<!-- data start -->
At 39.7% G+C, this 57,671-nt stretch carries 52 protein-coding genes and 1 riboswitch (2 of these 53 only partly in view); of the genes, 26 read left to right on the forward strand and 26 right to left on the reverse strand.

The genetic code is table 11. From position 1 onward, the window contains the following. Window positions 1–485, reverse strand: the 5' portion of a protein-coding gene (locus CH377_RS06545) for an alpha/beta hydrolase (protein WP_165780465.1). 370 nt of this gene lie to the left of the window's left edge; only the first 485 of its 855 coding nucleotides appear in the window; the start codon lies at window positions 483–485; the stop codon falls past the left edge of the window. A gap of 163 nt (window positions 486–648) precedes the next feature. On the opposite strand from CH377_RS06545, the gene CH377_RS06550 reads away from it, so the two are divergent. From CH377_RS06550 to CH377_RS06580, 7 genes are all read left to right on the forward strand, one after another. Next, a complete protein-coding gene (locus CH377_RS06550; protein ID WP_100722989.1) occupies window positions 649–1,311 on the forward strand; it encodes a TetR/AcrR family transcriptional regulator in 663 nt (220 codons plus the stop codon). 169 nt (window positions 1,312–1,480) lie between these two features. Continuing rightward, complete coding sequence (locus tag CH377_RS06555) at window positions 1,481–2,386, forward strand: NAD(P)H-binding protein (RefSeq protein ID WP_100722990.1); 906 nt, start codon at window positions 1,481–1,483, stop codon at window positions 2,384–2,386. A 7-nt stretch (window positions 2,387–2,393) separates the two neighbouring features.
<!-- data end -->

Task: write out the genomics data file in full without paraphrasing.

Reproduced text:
At 39.7% G+C, this 57,671-nt stretch carries 52 protein-coding genes and 1 riboswitch (2 of these 53 only partly in view); of the genes, 26 read left to right on the forward strand and 26 right to left on the reverse strand.

The genetic code is table 11. From position 1 onward, the window contains the following. Window positions 1–485, reverse strand: the 5' portion of a protein-coding gene (locus CH377_RS06545) for an alpha/beta hydrolase (protein WP_165780465.1). 370 nt of this gene lie to the left of the window's left edge; only the first 485 of its 855 coding nucleotides appear in the window; the start codon lies at window positions 483–485; the stop codon falls past the left edge of the window. A gap of 163 nt (window positions 486–648) precedes the next feature. On the opposite strand from CH377_RS06545, the gene CH377_RS06550 reads away from it, so the two are divergent. From CH377_RS06550 to CH377_RS06580, 7 genes are all read left to right on the forward strand, one after another. Next, a complete protein-coding gene (locus CH377_RS06550; protein ID WP_100722989.1) occupies window positions 649–1,311 on the forward strand; it encodes a TetR/AcrR family transcriptional regulator in 663 nt (220 codons plus the stop codon). 169 nt (window positions 1,312–1,480) lie between these two features. Continuing rightward, complete coding sequence (locus tag CH377_RS06555) at window positions 1,481–2,386, forward strand: NAD(P)H-binding protein (RefSeq protein ID WP_100722990.1); 906 nt, start codon at window positions 1,481–1,483, stop codon at window positions 2,384–2,386. A 7-nt stretch (window positions 2,387–2,393) separates the two neighbouring features.